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February 7, 2014

Well and good in practice

Contrary to popular disdain, academia can be an end in its own right.

My father is a professor. For as long as I can remember, he would spend his days poring over scary-looking books in silence—underlining, highlighting, scribbling in the margins. Before I even knew how to read, I remember highlighting all the words in one of my own picture books, a haphazard attempt at imitation. For most of my life, I had no more than a superficial understanding of what exactly my dad did for a living. Of course, the discussion of ideas is an important way of understanding them, which was an aspect of academia I wasn’t often able to witness firsthand. Nevertheless, while growing up, I never really questioned the value of solitary immersion, of losing the self in otherworlds of thought. It was more or less a given to me, the notion that thinking was like breathing: something precious, intimately fundamental to life, so much so that I hardly ever thought about it until a few years ago. By that time, what you might call disillusionment with the ivory tower began to set in. It suddenly became difficult to see what contributions an academic makes toward society—particularly since such contributions are seldom tangible, at least in the short term.

The parallels to our lives as students at the University of Chicago aren’t so hard to see. The University is an academic institution. It exists as a place of scholarship, and its contributions toward such aims are immeasurable by virtue of their meaning, not their volume. But as Zelda Mayer is right to point out in “Putting it into Practice” (1/17/14), we often find ourselves in a conscious struggle to act consistently with our ideals, particularly when it comes to those such as social justice or morality. Compare that to Clair Fuller’s observation in “Myopic Nooks” (12/3/13) of our tendency to forget our part as residents of Hyde Park, as residents of the world, etc. Our individual interests and the community that surrounds them can similarly be inextricably and uncomfortably joined.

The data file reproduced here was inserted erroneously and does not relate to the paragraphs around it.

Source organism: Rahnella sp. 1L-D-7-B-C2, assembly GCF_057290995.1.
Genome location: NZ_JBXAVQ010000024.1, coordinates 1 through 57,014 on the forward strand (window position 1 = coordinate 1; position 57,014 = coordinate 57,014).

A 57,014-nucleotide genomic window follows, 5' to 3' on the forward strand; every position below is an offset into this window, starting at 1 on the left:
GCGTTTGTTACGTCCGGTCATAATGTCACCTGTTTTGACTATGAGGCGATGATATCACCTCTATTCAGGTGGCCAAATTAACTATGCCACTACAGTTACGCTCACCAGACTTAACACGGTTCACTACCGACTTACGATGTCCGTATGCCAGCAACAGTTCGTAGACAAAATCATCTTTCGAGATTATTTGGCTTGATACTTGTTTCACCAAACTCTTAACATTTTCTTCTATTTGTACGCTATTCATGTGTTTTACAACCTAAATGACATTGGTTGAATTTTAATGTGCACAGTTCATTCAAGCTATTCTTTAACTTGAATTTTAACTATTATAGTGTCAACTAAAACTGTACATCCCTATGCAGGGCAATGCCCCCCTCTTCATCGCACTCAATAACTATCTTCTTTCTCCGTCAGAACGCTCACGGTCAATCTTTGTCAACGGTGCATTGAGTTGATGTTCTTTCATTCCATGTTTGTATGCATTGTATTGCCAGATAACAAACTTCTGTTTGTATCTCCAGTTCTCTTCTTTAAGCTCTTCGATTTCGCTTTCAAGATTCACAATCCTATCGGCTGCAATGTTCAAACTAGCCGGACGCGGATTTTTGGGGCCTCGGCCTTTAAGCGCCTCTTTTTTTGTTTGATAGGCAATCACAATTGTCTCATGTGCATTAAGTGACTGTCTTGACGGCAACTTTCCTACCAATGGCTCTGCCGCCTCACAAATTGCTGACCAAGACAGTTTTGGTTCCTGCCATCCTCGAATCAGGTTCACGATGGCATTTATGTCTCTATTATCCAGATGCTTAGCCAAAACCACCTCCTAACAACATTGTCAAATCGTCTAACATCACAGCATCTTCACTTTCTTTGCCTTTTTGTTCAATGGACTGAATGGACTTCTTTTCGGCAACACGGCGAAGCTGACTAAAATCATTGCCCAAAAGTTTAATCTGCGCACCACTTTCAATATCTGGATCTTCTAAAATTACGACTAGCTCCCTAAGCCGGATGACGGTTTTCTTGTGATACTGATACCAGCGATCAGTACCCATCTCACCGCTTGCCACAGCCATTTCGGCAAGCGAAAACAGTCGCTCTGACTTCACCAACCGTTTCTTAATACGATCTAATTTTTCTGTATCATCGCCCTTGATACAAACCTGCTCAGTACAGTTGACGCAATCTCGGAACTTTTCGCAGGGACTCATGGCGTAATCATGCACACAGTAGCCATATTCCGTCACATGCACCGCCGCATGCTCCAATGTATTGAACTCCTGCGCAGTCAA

To be sure, the University as an institution provides enormous concrete benefits to its community and its neighbors. Its presence brings jobs, security, and commercial development to Hyde Park. At the same time, nothing it can do should exempt it from behaving responsibly toward the surrounding community. The big question is one of duty: What does the University owe to the public sphere that it’s a part of? By simply existing in the first place, and by pursuing its (mostly) educational enterprises, does the University become responsible for, say, opening a trauma center? This is a pretty serious question to answer; one could well argue that we should address some issues with first-aid kits first.

Societies and institutions are, by nature, a mess to dissect. As individuals, members of the University of Chicago have a ton of different interests, not all of them academic. Some want to go to graduate school. Others want to enter investment banking. Some want to work in education, and still others want a career in government. Divide and conquer—sometimes, it works pretty nicely. Following our own interests has broader implications; it determines if we end up contributing to the general welfare or drawing from it. By all means, we should engage in whatever community we happen to be a part of as circumstance compels us, and at the very least in issues that pertain to our own interests. It’s a noble thing, to devote one’s life to speaking for those who don’t have that privilege. At the same time, doing something that you don’t have a passion for, and thereby living an unfulfilling life, does nobody a favor.

Even outside of foreseeable outcomes, I would maintain that it’s possible for our intentions to justify themselves. Perhaps the practicality of going about one’s own business has a deeper—dare I say it, theoretical—foundation. We should display intellectual curiosity in all pursuits while doing justice to our passions. That embodies a sort of morality, doesn’t it? To respect our freedom to do our thing, we should do our thing. It’s a matter of self-respect, not pride. Good Will Hunting and Plato have that much in common. If nothing else, that should elicit a sigh of relief.

My “thing” seems to lie somewhere in research. I’d like to think it wasn’t inherited, but it probably was, and I’ve decided that I’m OK with that. As it’s turning out, coming to terms with your passions is easier than actually pursuing them, and I’m OK with that, too. In fact, I remember there was a place called a library where my father stayed for many of his waking hours. Some nights I would be awake when he returned, and I’d fall asleep to the rain-like pitter-patter of typing on a keyboard.

Ken Jung is a first-year in the College. 

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